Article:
The opinion of the court was delivered by: G. Patrick Murphy United States District Judge
Plaintiff Brian Scholes, a prisoner in the custody of the Illinois Department of Corrections who currently is incarcerated in the Taylorville Correctional Center, brings this action pro se pursuant to 42 U.S.C. § 1983 for alleged violations of his constitutional rights by persons acting under color of state law. This case is before the Court for screening pursuant to 28 U.S.C. § 1915A, which provides, in relevant part:
(a) Screening. -- The court shall review, before docketing, if feasible or, in any event, as soon as practicable after docketing, a complaint in a civil action in which a prisoner seeks redress from a governmental entity or officer or employee of a governmental entity.
(b) Grounds for Dismissal. -- On review, the court shall identify cognizable claims or dismiss the complaint, or any portion of the complaint, if the complaint --
(1) is frivolous, malicious, or fails to state a claim upon which relief may be granted[.] 28 U.S.C. § 1915A. An action or claim is frivolous if "it lacks an arguable basis either in law or in fact." Neitzke v. Williams, 490 U.S. 319, 325 (1989). A complaint fails to state a claim upon which relief may be granted if it does not plead "enough facts to state a claim to relief that is plausible on its face." Bell Atl. Corp. v. Twombly, 550 U.S. 544, 570 (2007). A complaint is plausible on its face "when the plaintiff pleads factual content that allows the court to draw the reasonable inference that the defendant is liable for the misconduct alleged." Ashcroft v. Iqbal, 129 S. Ct. 1937, 1949 (2009). Though the Court is obligated to accept factual allegations as true, "some factual allegations will be so sketchy or implausible that they fail to provide sufficient notice to defendants of the plaintiff's claim." Brooks v. Ross, 578 F.3d 574, 581 (7th Cir. 2009). Also, "courts should not accept as adequate abstract recitations of the elements of a cause of action or conclusory legal statements." Id. At the same time, however, the factual allegations of a pro se complaint are to be liberally construed. See Marshall v. Knight, 445 F.3d 965, 969 (7th Cir. 2006) (citing Haines v. Kerner, 404 U.S. 519, 520 (1972)).
In Scholes's pro se complaint in this case, Scholes alleges that on November 16, 2009, while Scholes was a prisoner in Defendant Fayette County Jail ("the Jail"), presumably as a pretrial detainee, Scholes was directed by Defendants Miles McConkey and Brian Glidden, Fayette County sheriff's deputies, to get out of bed. As McConkey and Glidden led Scholes down a hall at the Jail, Scholes alleges, McConkey and Glidden proceeded to attack him, Scholes, without provocation, repeatedly administering jolts of electricity to Scholes with a taser gun, jumping on Scholes, forcing a knee into Scholes's chest, and pulling Scholes's hair. Although Scholes pleaded for the assault to stop, McConkey supposedly told Scholes that the attack would not be finished until he, McConkey, was "fucking done." Doc. 1 at 5. After the attack, McConkey reportedly bragged to Scholes, "I really fucked you up, didn't I?" Id. at 6. Scholes alleges use of excessive force. Additionally, Scholes claims that he received inadequate medical care in the wake of the alleged assault. Named as Defendants in the case, in addition to the Jail, McConkey, and Glidden, are Arron Lay, the Fayette County sheriff, two unknown parties, Nurse Doe and Dr. Doe, who are health care providers at the Jail, and Health Professionals, Ltd. ("Health Professionals"), a company that furnishes health care services to prisoners at the Jail. Scholes seeks compensatory damages of $250,000 from each Defendant.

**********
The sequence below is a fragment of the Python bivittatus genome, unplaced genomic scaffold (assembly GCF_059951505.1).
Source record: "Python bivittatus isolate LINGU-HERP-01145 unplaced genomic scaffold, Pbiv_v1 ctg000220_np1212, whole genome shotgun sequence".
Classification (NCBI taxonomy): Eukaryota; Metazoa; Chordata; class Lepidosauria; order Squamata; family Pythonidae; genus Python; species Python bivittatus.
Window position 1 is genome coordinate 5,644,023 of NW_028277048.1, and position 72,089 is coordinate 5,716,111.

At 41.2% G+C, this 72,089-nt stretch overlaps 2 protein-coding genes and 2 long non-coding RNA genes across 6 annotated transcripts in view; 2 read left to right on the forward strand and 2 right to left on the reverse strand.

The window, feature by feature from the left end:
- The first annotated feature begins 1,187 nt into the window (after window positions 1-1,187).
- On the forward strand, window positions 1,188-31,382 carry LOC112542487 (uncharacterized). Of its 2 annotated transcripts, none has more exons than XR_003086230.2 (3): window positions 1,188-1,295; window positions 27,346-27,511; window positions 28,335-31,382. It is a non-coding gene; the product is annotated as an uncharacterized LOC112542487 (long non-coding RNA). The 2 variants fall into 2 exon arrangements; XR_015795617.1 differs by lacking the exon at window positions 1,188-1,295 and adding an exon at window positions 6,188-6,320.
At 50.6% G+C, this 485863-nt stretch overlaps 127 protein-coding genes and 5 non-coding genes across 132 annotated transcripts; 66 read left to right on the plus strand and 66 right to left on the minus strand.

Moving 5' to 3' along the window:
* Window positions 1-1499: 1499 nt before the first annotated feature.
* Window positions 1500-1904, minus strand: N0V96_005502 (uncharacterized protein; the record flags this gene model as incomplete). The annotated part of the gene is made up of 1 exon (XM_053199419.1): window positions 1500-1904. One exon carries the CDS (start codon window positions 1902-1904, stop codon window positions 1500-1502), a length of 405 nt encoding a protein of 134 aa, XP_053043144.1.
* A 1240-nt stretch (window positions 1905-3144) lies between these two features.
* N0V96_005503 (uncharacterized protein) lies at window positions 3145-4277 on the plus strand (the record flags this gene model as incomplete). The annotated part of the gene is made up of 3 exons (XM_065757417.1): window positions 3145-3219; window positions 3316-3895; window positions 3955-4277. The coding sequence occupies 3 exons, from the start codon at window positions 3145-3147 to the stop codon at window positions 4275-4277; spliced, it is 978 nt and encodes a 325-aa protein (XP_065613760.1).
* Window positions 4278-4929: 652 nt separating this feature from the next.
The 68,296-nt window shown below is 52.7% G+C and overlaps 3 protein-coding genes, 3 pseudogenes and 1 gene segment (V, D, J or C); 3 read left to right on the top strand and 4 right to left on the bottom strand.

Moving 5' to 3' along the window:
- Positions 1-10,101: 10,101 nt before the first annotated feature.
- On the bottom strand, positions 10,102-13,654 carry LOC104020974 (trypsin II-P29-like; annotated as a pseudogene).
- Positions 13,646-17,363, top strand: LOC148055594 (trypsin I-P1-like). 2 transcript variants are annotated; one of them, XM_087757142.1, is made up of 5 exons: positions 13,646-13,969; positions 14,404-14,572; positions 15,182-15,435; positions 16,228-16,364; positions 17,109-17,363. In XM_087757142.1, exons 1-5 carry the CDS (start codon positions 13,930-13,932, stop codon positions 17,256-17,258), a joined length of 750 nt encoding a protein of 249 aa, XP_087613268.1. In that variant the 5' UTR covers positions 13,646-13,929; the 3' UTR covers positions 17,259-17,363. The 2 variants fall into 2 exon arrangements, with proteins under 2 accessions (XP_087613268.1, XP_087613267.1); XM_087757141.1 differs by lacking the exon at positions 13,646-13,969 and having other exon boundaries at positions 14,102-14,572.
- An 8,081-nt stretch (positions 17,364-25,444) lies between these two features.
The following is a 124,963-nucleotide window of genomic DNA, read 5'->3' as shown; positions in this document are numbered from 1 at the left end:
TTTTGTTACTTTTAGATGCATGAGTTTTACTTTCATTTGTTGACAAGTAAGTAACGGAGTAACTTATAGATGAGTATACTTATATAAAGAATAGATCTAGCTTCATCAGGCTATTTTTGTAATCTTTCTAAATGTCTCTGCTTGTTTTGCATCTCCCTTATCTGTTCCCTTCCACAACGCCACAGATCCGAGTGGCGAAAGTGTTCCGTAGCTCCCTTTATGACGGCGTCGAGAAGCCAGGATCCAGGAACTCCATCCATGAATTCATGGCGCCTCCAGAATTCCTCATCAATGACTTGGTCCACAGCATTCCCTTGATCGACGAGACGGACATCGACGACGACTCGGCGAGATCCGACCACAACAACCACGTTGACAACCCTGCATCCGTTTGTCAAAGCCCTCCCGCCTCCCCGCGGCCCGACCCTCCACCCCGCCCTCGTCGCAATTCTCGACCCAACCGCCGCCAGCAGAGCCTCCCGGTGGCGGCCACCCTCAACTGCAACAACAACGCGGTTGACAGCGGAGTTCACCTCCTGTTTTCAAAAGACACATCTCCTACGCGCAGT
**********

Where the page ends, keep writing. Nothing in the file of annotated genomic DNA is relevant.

Claims brought pursuant to 42 U.S.C. § 1983, when involving pretrial detainees, arise under the Fourteenth Amendment and not the Eighth Amendment. See Weiss v. Cooley, 230 F.3d 1027, 1032 (7th Cir. 2000). However, the United States Court of Appeals for the Seventh Circuit has held that "§ 1983 claims brought under the Fourteenth Amendment are to be analyzed under the Eighth Amendment test." Henderson v. Sheahan, 196 F.3d 839, 844 n.2 (7th Cir. 1999). See also Mathis v. Fairman, 120 F.3d 88, 91 n.3 (7th Cir. 1997) (quoting City of Revere v. Massachusetts Gen. Hosp., 463 U.S. 239, 244 (1983)) ("The rights of a pre-trial detainee under the due process clause of the Fourteenth Amendment are 'at least as great as the Eighth Amendment protections available to a convicted prisoner.'"). When a prisoner brings an excessive force claim, a court's task "is to determine 'whether force was applied in a good faith effort to maintain or restore discipline, or maliciously and sadistically to cause harm.'" Lunsford v. Bennett, 17 F.3d 1574, 1581 (7th Cir. 1994) (quoting Whitley v. Albers, 475 U.S. 312, 320-21 (1986)). "Whether the defendants' actions were done in a malicious and sadistic manner to cause harm is a strict and fairly high threshold. Factors relevant to [the] inquiry include the nature and extent of the harm, the need for force, the threat to the safety of staff and inmates, and the extent of the injury inflicted on the prisoner." Id. (citing Hudson v. McMillian, 503 U.S. 1, 7 (1992)). "Infliction of pain that is 'totally without penological justification' is per se malicious." Fillmore v. Page, 358 F.3d 496, 504 (7th Cir. 2004) (quoting Hope v. Pelzer, 536 U.S. 730, 737 (2002)). Still, "not every 'malevolent touch by a prison guard' gives rise to a federal cause of action, even if the use of force in question 'may later seem unnecessary in the peace of a judge's chambers.'" Outlaw v. Newkirk, 259 F.3d 833, 838 (7th Cir. 2001) (quoting Hudson, 503 U.S. at 9). Thus, an excessive force claim "cannot be predicated on a de minimis use of force" and "[i]nstead, the quantum of force required for a constitutional violation is that which is 'repugnant to the conscience of mankind.'" Fillmore, 358 F.3d at 504 (quoting Hudson, 503 U.S. at 10). Importantly, however, a prisoner claiming excessive force need not establish serious bodily injury, because otherwise the Constitution "would permit any physical punishment, no matter how diabolic or inhuman, inflicting less than some arbitrary quantity of injury." Hudson, 503 U.S. at 9.